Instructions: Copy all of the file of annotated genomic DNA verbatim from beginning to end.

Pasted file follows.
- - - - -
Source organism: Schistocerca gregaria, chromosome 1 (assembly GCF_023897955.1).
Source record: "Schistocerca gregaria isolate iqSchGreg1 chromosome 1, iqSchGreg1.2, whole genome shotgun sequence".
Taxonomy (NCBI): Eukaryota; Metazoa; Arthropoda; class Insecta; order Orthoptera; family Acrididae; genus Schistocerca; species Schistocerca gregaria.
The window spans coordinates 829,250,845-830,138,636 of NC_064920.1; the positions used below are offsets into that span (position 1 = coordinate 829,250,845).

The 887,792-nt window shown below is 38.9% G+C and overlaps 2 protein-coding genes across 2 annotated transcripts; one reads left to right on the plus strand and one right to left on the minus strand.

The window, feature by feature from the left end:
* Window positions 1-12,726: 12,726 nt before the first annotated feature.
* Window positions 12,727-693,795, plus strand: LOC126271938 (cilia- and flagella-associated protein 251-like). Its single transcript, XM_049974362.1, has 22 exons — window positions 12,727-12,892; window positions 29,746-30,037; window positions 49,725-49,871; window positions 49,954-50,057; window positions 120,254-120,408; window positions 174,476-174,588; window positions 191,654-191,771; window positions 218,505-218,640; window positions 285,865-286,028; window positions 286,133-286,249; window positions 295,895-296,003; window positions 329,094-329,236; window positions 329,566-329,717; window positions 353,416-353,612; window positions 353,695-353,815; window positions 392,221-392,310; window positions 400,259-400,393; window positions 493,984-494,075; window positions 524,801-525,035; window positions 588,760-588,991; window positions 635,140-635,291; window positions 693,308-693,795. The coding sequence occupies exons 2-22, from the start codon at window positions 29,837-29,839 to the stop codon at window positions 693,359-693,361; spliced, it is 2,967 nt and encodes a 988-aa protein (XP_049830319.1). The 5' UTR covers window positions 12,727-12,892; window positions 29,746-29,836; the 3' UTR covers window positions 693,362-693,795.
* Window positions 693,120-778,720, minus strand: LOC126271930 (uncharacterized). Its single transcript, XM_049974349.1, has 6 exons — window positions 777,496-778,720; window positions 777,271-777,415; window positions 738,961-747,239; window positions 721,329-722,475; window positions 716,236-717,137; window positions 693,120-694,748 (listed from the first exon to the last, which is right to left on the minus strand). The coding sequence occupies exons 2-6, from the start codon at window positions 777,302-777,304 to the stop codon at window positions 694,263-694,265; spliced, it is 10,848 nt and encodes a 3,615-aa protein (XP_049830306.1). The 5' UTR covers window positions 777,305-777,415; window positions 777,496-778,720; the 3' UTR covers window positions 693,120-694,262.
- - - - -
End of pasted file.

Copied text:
Source organism: Schistocerca gregaria, chromosome 1 (assembly GCF_023897955.1).
Source record: "Schistocerca gregaria isolate iqSchGreg1 chromosome 1, iqSchGreg1.2, whole genome shotgun sequence".
Taxonomy (NCBI): Eukaryota; Metazoa; Arthropoda; class Insecta; order Orthoptera; family Acrididae; genus Schistocerca; species Schistocerca gregaria.
The window spans coordinates 829,250,845-830,138,636 of NC_064920.1; the positions used below are offsets into that span (position 1 = coordinate 829,250,845).

The 887,792-nt window shown below is 38.9% G+C and overlaps 2 protein-coding genes across 2 annotated transcripts; one reads left to right on the plus strand and one right to left on the minus strand.

The window, feature by feature from the left end:
* Window positions 1-12,726: 12,726 nt before the first annotated feature.
* Window positions 12,727-693,795, plus strand: LOC126271938 (cilia- and flagella-associated protein 251-like). Its single transcript, XM_049974362.1, has 22 exons — window positions 12,727-12,892; window positions 29,746-30,037; window positions 49,725-49,871; window positions 49,954-50,057; window positions 120,254-120,408; window positions 174,476-174,588; window positions 191,654-191,771; window positions 218,505-218,640; window positions 285,865-286,028; window positions 286,133-286,249; window positions 295,895-296,003; window positions 329,094-329,236; window positions 329,566-329,717; window positions 353,416-353,612; window positions 353,695-353,815; window positions 392,221-392,310; window positions 400,259-400,393; window positions 493,984-494,075; window positions 524,801-525,035; window positions 588,760-588,991; window positions 635,140-635,291; window positions 693,308-693,795. The coding sequence occupies exons 2-22, from the start codon at window positions 29,837-29,839 to the stop codon at window positions 693,359-693,361; spliced, it is 2,967 nt and encodes a 988-aa protein (XP_049830319.1). The 5' UTR covers window positions 12,727-12,892; window positions 29,746-29,836; the 3' UTR covers window positions 693,362-693,795.
* Window positions 693,120-778,720, minus strand: LOC126271930 (uncharacterized). Its single transcript, XM_049974349.1, has 6 exons — window positions 777,496-778,720; window positions 777,271-777,415; window positions 738,961-747,239; window positions 721,329-722,475; window positions 716,236-717,137; window positions 693,120-694,748 (listed from the first exon to the last, which is right to left on the minus strand). The coding sequence occupies exons 2-6, from the start codon at window positions 777,302-777,304 to the stop codon at window positions 694,263-694,265; spliced, it is 10,848 nt and encodes a 3,615-aa protein (XP_049830306.1). The 5' UTR covers window positions 777,305-777,415; window positions 777,496-778,720; the 3' UTR covers window positions 693,120-694,262.